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The ‘WYD vocation’ of Fr Josh Miechels

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Fr Josh Miechels is embraced by Archbishop Anthony Fisher OP minutes after the archbishop ordained Deacon Miechels to the priesthood. Photo: Giovanni Portelli
Fr Josh Miechels is embraced by Archbishop Anthony Fisher OP minutes after the archbishop ordained Deacon Miechels to the priesthood. Photo: Giovanni Portelli

| Vocations 2016 |

Affectionately dubbed the “World Youth Day (WYD) vocation”, Fr Joshua Miechels’ experience at WYD Toronto in 2002 put him on a path that would eventually lead to his ordination as a Catholic priest of the Emmanuel Community in 2015.

While his is just one story among the two million expected in Kraków on 25 July, Fr Josh is a living example of WYD’s power for re-version, the returning of the heart to its original fervour.

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He was ordained to the priesthood on 31 October, 2015, by Archbishop Anthony Fisher OP.

As a child, Fr Josh was impressed by the heroic lives of saints John Paul II, Maximilian Kolbe and Francis of Assisi.

Wanting to “give his life for Christ” the twelve-year-old Josh decided that he was going to become a priest. His classmates did not share his enthusiasm.

“When I told people I was going to be become a priest, everyone made fun of me,” he said. This cold response made him conclude that the priesthood was not for him and by the time he finished high school, Fr Josh said he was “pretty much a pagan”.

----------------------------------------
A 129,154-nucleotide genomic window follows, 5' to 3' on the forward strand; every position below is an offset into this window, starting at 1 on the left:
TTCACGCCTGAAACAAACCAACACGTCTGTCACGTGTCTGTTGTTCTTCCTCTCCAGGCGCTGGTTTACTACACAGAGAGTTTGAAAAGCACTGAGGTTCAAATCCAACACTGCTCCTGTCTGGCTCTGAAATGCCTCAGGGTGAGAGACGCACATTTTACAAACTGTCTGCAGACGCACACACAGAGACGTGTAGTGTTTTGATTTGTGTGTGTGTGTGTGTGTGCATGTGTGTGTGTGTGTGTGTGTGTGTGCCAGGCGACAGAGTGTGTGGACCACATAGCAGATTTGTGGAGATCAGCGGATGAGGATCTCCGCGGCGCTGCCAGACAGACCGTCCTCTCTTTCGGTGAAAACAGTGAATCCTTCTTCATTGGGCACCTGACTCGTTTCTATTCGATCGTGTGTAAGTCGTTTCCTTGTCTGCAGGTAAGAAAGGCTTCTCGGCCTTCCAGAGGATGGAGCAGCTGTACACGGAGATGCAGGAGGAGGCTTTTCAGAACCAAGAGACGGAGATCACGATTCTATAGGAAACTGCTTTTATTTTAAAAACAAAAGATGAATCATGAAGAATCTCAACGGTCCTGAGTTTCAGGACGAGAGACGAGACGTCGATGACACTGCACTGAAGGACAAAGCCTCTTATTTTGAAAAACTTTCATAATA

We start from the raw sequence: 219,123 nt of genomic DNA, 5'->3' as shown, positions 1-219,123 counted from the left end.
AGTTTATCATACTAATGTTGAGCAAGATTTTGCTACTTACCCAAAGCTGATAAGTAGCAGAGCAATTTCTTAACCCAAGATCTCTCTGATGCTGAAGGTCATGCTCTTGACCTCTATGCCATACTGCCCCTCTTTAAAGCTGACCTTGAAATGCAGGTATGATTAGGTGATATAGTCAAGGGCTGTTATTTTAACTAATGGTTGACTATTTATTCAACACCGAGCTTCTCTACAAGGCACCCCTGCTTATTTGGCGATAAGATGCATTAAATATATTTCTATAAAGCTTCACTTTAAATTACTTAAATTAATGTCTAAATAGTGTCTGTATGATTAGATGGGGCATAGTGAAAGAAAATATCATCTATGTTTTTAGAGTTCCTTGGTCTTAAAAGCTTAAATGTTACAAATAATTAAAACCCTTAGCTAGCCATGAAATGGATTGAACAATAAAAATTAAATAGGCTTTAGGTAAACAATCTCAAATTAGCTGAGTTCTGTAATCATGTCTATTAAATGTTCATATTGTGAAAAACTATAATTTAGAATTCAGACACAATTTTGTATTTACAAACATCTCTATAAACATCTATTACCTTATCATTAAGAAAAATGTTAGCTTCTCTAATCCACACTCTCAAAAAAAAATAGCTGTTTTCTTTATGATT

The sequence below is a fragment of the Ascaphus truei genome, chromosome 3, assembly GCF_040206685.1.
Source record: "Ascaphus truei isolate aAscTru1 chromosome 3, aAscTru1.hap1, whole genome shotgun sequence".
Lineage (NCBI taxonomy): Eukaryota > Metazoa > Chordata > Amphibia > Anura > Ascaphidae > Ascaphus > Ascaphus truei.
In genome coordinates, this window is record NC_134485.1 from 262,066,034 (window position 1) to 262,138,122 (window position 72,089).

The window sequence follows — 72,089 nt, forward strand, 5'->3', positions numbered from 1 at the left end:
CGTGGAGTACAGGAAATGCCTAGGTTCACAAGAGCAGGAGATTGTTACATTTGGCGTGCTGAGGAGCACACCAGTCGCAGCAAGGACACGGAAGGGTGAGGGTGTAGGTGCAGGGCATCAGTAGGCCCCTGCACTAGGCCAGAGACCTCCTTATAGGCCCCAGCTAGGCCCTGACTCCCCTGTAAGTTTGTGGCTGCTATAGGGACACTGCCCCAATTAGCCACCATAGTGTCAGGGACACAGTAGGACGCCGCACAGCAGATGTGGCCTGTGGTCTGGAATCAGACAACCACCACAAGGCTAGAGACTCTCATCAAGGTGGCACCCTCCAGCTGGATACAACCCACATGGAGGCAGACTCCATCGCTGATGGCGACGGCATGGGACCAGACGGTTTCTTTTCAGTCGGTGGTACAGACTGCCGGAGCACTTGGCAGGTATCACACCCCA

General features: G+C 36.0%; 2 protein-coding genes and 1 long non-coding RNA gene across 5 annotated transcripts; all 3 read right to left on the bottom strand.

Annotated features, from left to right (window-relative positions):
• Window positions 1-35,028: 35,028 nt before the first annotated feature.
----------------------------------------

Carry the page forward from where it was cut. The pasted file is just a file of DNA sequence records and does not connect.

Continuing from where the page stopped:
By early adulthood he was an atheist and it looked as though his story would end there.

In Brideshead Revisited, the novelist Evelyn Waugh describes how his characters are attached to God as if by an invisible golden thread. Although the characters wander far away from Him, at the very moment where all hope seems lost God (spoiler alert) “twitched upon the thread” bringing them back to Him.

This similar image runs through Fr Josh’s story, he explains: “God always had it in hand and he would never let me go too far”.

“It’s hard to explain but I had a conversion experience. I realised God existed and that He existed whether I believed in him or not.”

To his “horror”, he also discovered that he had a real love for people, especially people in need. He began to volunteer with the Salvos and attended Bible study at a local Baptist church.

He then enrolled in social work at Sydney University. He was encouraged by the university chaplaincy team to go on pilgrimage to WYD in Toronto, 2002.

“Encouraged is not the word,” he laughs “I’d say I was pushed to go there”.

It was not easy, and Fr Josh had to sell his car to attend. It was there that Fr Josh experienced a re-version.

“For the first time in my life, as far as the eye could see, there were young people. That changed my way of seeing. I saw that being Catholic was a real option for young people, and that it was a good option.”

Toronto was the last WYD attended by St John Paul II, and drew a crowd of 800,000 people.

Fr Josh experienced the truth that faith is not an isolated experience, and the witness of hundreds of thousands of pilgrims gathered together in belief strengthened his own faith.